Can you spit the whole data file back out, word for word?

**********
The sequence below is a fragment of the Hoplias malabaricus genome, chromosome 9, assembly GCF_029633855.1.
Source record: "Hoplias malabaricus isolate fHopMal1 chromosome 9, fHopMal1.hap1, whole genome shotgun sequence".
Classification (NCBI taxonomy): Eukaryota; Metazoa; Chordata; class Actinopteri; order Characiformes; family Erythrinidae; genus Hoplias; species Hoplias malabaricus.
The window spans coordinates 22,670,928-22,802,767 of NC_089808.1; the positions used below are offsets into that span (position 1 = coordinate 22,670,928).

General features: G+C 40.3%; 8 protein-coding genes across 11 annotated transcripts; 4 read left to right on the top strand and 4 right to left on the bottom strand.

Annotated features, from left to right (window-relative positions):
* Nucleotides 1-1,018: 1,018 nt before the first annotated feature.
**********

The sequence below is a fragment of the Hoplias malabaricus genome, chromosome 9, assembly GCF_029633855.1.
Source record: "Hoplias malabaricus isolate fHopMal1 chromosome 9, fHopMal1.hap1, whole genome shotgun sequence".
Classification (NCBI taxonomy): Eukaryota; Metazoa; Chordata; class Actinopteri; order Characiformes; family Erythrinidae; genus Hoplias; species Hoplias malabaricus.
The window spans coordinates 22,670,928-22,802,767 of NC_089808.1; the positions used below are offsets into that span (position 1 = coordinate 22,670,928).

General features: G+C 40.3%; 8 protein-coding genes across 11 annotated transcripts; 4 read left to right on the top strand and 4 right to left on the bottom strand.

Annotated features, from left to right (window-relative positions):
* Nucleotides 1-1,018: 1,018 nt before the first annotated feature.